Join our brand new verified AMN Telegram channel and get important news uncensored!

Ex-Georgia officer accused of killing teen now charged with attempted rape

Susana Morales, 16, went missing the evening of July 26, 2022. Her body was found just over six months later, more than 20 miles from where she was last seen. A former Doraville, Georgia, police officer has been arrested in connection with her death. (Rosana Hughes/Atlanta Journal-Constitution/TNS)

A former Doraville police officer accused of killing a Gwinnett County girl and hiding her body in the woods near a creek in 2022 now faces an additional charge: attempted rape.

Miles Bryant, 23, was arrested last year, nearly seven months after 16-year-old Susana Morales went missing from her Norcross home. She had gone to a friend’s nearby house and disappeared while walking home the evening of July 26, 2022. Her body was found in February of the following year in a wooded area near Drowning Creek just outside Dacula, more than 20 miles from where she was last seen.

Investigators still do not know how she died.

Bryant was reindicted last week to add the attempted rape charge. He also faces a charge of malice murder, felony murder, kidnapping and false report of a crime. He will have a second arraignment hearing Feb. 1, according to court records. He previously pleaded not guilty following his first indictment.

While Bryant lived — and served as a security officer — at the same apartment complex where Morales had been visiting her friend, police have said there was no known connection between the two. Authorities said he was connected to the crime when his personal gun was found in the area where Morales’ remains were discovered by a passerby. He had reported it stolen hours after the teen’s disappearance.

Her mother, Maria Bran, told The Atlanta Journal-Constitution that Morales was a happy teenager who wanted to become an undercover detective.

In addition to Morales’ killing, the former officer faces several allegations of troubling conduct, ranging from unrelated burglary charges to at least two instances of workplace misconduct for which he received reprimands.

Bryant began his career in law enforcement in 2020 as a jailer with the Forsyth County Sheriff’s Office, according to records kept by Georgia’s Peace Officer Standards and Training Council. He then joined Doraville police in 2021 and was fired Feb. 13, 2023, the same day as his arrest.

In November 2021, Bryant received a 12-hour suspension after being “disrespectful” toward another Doraville officer, according to documents previously obtained by the AJC. He allegedly approached the officer’s patrol vehicle while stretching his arms as if holding a firearm and told the officer something “to the effect of ‘Keep your head on a swivel.’”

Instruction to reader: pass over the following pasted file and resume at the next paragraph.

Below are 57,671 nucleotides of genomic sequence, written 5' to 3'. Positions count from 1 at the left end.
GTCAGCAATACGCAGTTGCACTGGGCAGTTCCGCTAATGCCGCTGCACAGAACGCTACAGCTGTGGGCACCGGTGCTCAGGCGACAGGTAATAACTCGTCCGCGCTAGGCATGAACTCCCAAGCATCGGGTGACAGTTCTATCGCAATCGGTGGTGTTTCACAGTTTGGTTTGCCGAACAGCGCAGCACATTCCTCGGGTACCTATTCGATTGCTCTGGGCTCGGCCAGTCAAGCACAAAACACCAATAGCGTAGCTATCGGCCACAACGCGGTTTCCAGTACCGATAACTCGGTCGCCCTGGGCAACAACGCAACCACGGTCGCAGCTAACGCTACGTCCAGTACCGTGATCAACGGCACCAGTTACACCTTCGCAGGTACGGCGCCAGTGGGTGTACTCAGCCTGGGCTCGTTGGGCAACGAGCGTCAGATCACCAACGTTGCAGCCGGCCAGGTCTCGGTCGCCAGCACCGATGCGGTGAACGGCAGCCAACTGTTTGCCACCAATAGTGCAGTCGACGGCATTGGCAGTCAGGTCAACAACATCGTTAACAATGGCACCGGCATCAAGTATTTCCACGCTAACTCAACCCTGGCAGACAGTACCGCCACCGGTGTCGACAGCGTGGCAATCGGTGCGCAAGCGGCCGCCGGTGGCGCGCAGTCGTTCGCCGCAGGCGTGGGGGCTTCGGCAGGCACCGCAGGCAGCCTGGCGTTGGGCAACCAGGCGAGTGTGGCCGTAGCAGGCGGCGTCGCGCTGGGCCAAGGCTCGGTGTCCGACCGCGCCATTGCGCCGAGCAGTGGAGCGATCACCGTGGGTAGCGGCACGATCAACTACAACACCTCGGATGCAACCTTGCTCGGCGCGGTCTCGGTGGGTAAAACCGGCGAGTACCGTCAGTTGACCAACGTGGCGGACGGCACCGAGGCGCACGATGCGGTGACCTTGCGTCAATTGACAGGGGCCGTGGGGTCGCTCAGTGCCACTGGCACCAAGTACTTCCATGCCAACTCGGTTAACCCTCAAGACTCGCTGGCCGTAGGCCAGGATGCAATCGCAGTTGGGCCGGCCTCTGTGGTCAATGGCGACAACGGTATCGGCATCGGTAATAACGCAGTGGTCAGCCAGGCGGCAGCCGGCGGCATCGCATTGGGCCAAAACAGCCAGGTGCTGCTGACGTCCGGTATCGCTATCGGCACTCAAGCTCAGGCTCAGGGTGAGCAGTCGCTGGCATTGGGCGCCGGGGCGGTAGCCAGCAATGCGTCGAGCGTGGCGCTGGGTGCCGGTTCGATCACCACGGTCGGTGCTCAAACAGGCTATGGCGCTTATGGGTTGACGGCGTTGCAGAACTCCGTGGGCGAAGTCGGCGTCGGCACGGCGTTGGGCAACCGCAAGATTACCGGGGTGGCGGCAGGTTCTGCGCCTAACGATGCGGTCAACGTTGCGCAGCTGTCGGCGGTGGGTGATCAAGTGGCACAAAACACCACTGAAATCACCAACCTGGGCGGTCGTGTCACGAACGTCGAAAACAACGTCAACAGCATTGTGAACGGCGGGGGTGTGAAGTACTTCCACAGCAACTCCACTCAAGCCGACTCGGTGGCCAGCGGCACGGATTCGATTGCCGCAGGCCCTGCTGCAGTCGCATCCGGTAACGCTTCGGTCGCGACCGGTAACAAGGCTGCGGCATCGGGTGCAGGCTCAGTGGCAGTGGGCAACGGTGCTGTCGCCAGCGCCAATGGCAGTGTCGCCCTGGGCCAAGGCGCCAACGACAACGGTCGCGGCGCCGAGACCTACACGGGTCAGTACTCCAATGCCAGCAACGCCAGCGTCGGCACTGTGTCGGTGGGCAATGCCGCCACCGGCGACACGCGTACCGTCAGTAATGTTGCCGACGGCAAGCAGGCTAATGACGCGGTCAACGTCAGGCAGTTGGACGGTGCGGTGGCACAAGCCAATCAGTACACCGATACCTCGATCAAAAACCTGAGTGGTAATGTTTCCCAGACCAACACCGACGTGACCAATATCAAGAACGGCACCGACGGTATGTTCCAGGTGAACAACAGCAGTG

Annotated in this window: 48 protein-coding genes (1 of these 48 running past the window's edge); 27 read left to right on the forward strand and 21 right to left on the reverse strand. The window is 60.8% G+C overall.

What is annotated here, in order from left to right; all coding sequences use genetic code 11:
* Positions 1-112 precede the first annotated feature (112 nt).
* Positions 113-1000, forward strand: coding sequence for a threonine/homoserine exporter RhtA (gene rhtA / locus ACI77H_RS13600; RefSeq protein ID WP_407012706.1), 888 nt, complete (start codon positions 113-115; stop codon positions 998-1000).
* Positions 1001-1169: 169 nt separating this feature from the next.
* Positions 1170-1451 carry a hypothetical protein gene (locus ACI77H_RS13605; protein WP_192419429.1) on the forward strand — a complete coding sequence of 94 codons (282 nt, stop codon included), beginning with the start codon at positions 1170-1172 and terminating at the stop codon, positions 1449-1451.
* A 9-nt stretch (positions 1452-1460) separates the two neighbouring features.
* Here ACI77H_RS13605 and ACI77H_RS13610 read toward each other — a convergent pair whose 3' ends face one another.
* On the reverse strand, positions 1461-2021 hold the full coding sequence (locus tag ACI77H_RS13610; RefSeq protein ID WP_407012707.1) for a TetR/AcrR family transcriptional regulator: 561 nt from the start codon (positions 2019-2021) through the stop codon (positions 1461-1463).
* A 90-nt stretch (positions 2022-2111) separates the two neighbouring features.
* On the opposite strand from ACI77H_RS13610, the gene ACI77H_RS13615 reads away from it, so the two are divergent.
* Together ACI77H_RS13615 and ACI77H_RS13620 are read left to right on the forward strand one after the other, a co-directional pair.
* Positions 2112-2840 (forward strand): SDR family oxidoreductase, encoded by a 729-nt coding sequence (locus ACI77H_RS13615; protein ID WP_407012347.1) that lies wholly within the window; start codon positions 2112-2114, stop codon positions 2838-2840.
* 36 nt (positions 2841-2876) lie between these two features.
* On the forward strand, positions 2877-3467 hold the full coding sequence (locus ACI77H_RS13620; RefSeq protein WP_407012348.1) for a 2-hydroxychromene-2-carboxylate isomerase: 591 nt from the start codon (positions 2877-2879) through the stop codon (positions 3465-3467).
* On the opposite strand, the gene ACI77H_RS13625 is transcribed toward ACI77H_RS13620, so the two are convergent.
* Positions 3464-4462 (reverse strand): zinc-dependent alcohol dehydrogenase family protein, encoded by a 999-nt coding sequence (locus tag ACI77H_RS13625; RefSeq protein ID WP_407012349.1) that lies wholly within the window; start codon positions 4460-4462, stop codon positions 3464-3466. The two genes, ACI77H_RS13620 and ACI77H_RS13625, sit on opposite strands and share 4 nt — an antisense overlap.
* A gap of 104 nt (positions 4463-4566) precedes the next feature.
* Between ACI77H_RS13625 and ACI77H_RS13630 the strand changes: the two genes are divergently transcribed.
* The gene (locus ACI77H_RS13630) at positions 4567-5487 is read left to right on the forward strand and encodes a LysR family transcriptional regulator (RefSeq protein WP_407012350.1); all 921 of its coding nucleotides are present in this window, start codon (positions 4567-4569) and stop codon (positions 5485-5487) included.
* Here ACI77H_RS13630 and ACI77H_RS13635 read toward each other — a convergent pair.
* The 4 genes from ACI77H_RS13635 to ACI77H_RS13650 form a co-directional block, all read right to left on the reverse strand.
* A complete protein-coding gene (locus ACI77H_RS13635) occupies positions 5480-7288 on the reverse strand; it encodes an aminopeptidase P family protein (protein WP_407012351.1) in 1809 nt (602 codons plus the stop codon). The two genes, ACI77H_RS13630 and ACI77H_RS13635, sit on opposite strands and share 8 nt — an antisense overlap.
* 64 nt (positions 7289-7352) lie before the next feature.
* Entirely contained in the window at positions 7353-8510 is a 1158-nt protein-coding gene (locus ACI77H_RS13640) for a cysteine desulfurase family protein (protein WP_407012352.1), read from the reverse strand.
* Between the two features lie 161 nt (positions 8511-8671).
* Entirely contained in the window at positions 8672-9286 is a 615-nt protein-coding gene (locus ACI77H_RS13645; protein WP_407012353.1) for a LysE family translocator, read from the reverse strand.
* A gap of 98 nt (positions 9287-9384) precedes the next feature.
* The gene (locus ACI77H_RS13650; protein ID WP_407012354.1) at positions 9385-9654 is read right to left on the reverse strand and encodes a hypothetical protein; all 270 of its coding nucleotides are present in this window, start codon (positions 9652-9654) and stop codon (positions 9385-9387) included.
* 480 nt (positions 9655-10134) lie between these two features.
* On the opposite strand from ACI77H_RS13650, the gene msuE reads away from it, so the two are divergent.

A year later, he received a written reprimand after failing to submit a missing person report within the two-hour limit mandated by the National Crime Information Center.

Snellville police also charged Bryant with first-degree burglary in connection with a 2019 break-in at the home of his high school classmate, the AJC previously reported. Police said the classmate’s mother had surveillance footage showing then-18-year-old Bryant walking through her family’s home after tampering with the lock on her child’s bedroom window, though nothing appeared to have been stolen.

The family recognized him after his arrest and alerted authorities, and investigators determined there was enough evidence to charge him.

Then, in December 2022, a woman filed a report with Gwinnett police after she recognized Bryant in security footage given to her by a neighbor who warned her that someone “tried to break into her apartment,” documents showed. Bryant was never charged. A Doraville police sergeant determined that the woman “misinterpreted” his gesture “to check on her well-being” after Bryant explained that he stopped by to check on the woman, whom he’d known since elementary school, due to her making “a questionable post on social media that worried him.”

Bryant’s arrest angered many in the community who felt the police didn’t take the teen’s disappearance as seriously as they should have. Her mother said she believes her daughter’s remains may have been found sooner if the case wasn’t treated like a runaway. The Gwinnett police department has defended its handling of the investigation, stating that detectives followed all leads beginning the night she was reported missing.


© 2024 The Atlanta Journal-Constitution

Distributed by Tribune Content Agency, LLC.